Saul Guzman, Petitioner-appellant, v. C.m. Lensing, et al., Respondents-appellees, 934 F.2d 80 (5th Cir. 1991)

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U.S. Court of Appeals for the Fifth Circuit - 934 F.2d 80 (5th Cir. 1991)

June 25, 1991


George M. Strickler, Jr., New Orleans, La. (Court appointed), for petitioner-appellant.

Saul Guzman, pro se.

Terry Boudreaux and Dorothy A. Pendergast, Asst. Dist. Attys., Gretna, La., for respondents-appellees.

Appeal from the United States District Court for the Eastern District of Louisiana.

Before HENLEY,*  KING and GARWOOD, Circuit Judges.

HENLEY, Circuit Judge:


Saul Guzman was convicted by the State of Louisiana for possession of cocaine and sentenced to serve seven years. The state appellate court affirmed the conviction and sentence in an unpublished opinion. State v. Guzman, 536 So. 2d 847 (La.Ct.App.1988). The state Supreme Court denied a writ of review. State v. Guzman, 541 So. 2d 869 (La.1989). After exhausting all available state court remedies, Guzman petitioned for habeas relief in the United States District Court for the Eastern District of Louisiana. The court denied relief. Guzman now appeals that decision. We reverse and grant habeas relief.

The evidence indicates that officers of the Jefferson Parish sheriff's office were conducting surveillance of an apartment inhabited by Miguel Perez on the suspicion that cocaine was being sold out of the apartment. In the course of the investigation, the officers sent a confidential informant into the apartment to purchase cocaine. After this transaction, Perez, Guzman and Carlos Hernandez left that apartment and drove to another apartment at 733 Carolwood. About an hour later, Henandez and Guzman left the apartment and drove off. Two officers stopped the car and requested identification from Guzman. When Guzman presented a Texas driver's license, an officer asked if he still lived in Texas. Guzman replied that he currently lived at 733 Carolwood with his sister and her two children. Guzman then signed a form consenting to a search of that apartment. The officers accompanied Guzman and Hernandez to the apartment where Guzman used a key in his possession to open the door. The officers then conducted a search.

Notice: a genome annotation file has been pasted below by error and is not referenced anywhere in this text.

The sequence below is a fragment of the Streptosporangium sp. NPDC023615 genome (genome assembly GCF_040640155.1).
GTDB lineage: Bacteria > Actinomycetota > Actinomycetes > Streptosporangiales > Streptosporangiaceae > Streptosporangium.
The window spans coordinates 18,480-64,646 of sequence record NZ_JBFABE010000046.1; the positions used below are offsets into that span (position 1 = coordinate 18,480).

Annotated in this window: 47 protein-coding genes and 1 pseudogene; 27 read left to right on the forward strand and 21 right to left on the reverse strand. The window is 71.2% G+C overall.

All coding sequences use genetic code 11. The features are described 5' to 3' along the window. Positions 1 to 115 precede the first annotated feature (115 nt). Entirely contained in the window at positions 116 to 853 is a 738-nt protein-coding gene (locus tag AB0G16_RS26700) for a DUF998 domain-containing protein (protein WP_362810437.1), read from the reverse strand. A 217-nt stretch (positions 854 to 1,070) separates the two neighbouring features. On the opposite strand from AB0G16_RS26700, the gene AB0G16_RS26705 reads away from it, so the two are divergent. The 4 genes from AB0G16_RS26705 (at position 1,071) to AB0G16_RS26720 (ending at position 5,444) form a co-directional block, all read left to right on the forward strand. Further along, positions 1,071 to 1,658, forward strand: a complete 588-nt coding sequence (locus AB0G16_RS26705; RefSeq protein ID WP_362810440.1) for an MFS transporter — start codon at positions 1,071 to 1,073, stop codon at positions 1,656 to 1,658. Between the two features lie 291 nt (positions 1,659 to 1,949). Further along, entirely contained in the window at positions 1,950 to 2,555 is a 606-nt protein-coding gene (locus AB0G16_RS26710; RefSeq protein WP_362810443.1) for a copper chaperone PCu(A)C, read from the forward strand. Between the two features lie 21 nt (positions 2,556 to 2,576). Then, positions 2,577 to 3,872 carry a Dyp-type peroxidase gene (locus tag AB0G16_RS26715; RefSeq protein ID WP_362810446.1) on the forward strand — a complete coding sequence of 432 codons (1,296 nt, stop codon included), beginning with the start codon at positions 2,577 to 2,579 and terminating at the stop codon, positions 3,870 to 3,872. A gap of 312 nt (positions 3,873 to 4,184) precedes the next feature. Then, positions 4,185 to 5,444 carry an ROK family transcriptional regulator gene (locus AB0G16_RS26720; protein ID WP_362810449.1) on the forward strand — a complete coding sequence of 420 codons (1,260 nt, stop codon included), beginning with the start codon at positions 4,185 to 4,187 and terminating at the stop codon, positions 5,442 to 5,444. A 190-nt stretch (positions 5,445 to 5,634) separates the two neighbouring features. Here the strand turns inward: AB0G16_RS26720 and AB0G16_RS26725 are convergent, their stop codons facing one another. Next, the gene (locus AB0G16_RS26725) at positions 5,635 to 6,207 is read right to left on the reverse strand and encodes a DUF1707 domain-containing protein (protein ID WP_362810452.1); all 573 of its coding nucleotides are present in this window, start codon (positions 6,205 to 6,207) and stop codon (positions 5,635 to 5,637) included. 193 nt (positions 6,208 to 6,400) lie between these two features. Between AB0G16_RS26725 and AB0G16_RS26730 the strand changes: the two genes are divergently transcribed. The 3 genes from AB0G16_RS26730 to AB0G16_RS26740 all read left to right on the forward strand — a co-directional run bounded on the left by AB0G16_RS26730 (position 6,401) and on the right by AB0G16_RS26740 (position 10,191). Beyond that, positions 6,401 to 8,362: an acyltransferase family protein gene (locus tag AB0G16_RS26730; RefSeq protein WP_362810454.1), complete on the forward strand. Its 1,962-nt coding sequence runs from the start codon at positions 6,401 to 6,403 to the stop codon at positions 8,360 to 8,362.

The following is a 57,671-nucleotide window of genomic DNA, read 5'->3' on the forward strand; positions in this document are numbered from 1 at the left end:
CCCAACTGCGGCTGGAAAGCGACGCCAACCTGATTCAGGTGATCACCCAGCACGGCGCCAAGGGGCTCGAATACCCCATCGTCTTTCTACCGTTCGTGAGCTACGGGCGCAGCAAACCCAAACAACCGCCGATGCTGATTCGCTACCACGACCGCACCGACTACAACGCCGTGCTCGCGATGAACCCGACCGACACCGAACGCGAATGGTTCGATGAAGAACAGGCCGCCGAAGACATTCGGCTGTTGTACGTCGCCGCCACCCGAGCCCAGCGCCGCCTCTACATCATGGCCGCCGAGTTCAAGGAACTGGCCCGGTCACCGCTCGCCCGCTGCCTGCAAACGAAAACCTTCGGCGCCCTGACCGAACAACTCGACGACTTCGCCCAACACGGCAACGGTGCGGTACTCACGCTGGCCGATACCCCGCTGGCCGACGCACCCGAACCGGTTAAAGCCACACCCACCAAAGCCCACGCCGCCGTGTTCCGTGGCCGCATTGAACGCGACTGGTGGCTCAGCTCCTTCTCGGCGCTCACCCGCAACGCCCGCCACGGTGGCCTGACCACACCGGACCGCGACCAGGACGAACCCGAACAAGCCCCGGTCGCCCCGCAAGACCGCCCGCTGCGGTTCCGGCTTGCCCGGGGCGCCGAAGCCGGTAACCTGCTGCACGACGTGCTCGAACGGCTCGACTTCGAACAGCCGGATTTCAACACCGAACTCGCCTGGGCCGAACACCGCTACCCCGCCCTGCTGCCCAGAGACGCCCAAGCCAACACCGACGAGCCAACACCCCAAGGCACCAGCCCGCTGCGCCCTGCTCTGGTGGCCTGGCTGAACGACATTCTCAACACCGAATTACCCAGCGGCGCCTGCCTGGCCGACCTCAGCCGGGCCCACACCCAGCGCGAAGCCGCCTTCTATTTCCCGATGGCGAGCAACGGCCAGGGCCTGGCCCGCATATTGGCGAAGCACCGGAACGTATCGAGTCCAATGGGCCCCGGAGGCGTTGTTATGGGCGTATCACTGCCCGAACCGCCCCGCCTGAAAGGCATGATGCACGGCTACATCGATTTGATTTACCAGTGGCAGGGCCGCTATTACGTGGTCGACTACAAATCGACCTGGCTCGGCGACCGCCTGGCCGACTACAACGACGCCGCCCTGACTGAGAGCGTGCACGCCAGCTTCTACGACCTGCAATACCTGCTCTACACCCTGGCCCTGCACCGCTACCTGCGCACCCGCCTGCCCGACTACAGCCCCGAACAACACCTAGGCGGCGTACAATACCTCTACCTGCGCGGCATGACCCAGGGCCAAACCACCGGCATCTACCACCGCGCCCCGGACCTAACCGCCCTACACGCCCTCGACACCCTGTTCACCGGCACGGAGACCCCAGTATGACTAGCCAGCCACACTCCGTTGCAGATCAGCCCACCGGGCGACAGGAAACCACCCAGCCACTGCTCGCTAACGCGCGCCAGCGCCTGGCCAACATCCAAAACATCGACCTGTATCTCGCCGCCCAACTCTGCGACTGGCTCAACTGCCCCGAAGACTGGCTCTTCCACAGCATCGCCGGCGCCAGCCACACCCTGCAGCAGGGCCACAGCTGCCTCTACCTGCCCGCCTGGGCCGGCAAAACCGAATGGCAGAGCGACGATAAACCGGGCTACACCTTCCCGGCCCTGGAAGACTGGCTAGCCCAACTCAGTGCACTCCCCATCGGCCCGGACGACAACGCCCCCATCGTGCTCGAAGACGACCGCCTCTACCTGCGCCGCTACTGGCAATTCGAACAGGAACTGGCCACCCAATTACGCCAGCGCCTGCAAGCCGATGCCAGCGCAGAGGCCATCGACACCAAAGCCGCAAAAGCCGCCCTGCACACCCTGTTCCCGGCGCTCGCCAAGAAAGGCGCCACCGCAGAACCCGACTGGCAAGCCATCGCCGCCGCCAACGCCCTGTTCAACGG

In the master bedroom they found Guzman's sister asleep in bed with Perez. On top of a dresser in that bedroom they found a balance scale and a quantity of cocaine. The officers found a much larger amount of cocaine in a plastic bag in the closet of that bedroom. This was the only cocaine found in the house, and no cocaine was found on Guzman's person or in the car in which he was stopped. The apartment was leased in Guzman's sister's name. Other than Guzman's statement at the time of the stop and his possession of a key to the apartment, the only evidence offered to show Guzman lived at the apartment was the fact that a money order with Guzman's name on it was found during the officers' search.

Prior to trial, the trial court granted Guzman's motion to suppress the evidence of the confidential informant's drug purchase at Perez's apartment. Nevertheless, two references to the purchase were made at trial by two officers. Guzman's motions for mistrial after each comment were denied.

Guzman essentially makes three arguments which he claims entitle him to habeas relief. First, Guzman claims that his fourth amendment rights against unconstitutional search and seizure were violated by the officers' actions. Next, he argues that the evidence presented at trial was insufficient to support his conviction for constructive possession of cocaine. Finally, Guzman contends that the admission of unrelated crimes at his trial prejudiced his right to a fair trial by denying him due process. Because we agree that the evidence presented at trial was legally insufficient to support his conviction, we do not reach the other issues.

Our standard of review in a habeas action alleging insufficient evidence is set out in Jackson v. Virginia, 443 U.S. 307, 99 S. Ct. 2781, 61 L. Ed. 2d 560 (1979). " [T]he relevant question is whether, after viewing the evidence in the light most favorable to the prosecution, any rational trier of fact could have found the essential elements of the crime beyond a reasonable doubt." Id. at 319, 99 S. Ct. at 2789. The factual findings of a federal district court in a habeas action should not be set aside unless they are clearly erroneous. Fed. R. Civ. P. 52(a); Amadeo v. Zant, 486 U.S. 214, 108 S. Ct. 1771, 100 L. Ed. 2d 249 (1988). This court's consideration of the sufficiency of the evidence to sustain Guzman's conviction is limited to a review of the record evidence presented at trial. Tyler v. Phelps, 643 F.2d 1095, 1102 (5th Cir. Apr. 1981).